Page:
Theresa May said her reshuffle would make her government “more like the country it serves,” but, as the Sutton Trust showed, the percentage of her Cabinet who went to private, fee-paying schools actually increased, from 30 per cent to 34 per cent, as against 7 per cent of the general population who are privately educated.
Her new chair of the Conservative Party, Brandon Lewis (pictured), has an even greater commitment to private schools.
Lewis himself was privately educated at the independent Forest School, then went to Buckingham University — one of the five private universities in Britain — which has close links to Margaret Thatcher, who helped its launch and became university chancellor there when she left office in 1992.
But Lewis has a stronger commitment to private education. According to the register of ministers’ Interests, Lewis is a shareholder of Woodlands Schools Ltd, a company that runs two private primary schools in Essex.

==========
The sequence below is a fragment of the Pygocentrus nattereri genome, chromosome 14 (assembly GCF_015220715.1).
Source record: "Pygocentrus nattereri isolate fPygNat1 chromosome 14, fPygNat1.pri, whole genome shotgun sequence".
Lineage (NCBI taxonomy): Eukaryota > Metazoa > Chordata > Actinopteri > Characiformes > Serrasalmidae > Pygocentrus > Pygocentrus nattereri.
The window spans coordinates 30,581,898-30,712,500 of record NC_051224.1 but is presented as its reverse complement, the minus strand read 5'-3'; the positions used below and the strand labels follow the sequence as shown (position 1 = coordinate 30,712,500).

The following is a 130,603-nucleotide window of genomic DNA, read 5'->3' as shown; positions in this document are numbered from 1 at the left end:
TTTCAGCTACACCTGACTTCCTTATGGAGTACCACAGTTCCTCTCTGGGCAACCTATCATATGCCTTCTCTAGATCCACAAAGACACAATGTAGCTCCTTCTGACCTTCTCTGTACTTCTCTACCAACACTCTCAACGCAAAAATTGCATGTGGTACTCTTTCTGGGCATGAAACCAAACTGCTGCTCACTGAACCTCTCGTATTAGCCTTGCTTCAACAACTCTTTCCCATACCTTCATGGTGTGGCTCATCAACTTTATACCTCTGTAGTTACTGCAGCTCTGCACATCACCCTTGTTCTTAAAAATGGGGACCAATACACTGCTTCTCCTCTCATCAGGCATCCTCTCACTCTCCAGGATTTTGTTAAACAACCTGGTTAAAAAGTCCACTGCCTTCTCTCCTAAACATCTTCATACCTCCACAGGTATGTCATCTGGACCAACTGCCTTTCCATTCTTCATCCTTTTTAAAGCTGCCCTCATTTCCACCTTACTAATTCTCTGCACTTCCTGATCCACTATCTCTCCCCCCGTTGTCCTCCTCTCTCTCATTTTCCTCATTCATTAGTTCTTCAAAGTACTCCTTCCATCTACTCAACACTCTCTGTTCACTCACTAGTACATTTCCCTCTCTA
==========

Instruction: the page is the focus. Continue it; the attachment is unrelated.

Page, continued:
Its two schools charge up to £4,800/term and educate around 320 under-11-year-olds. Lewis was a director of Woodlands Schools until 2012 and says in the minister’s register that his “family members are directors of Woodlands Schools Ltd.”
This is downplaying things a little. Lewis’s father is the majority owner of the private schools company. His father, wife and siblings are all listed as current directors.
Lewis is being touted as a “strong media performer” with a “common touch,” which means he is from a private school background but not Eton.
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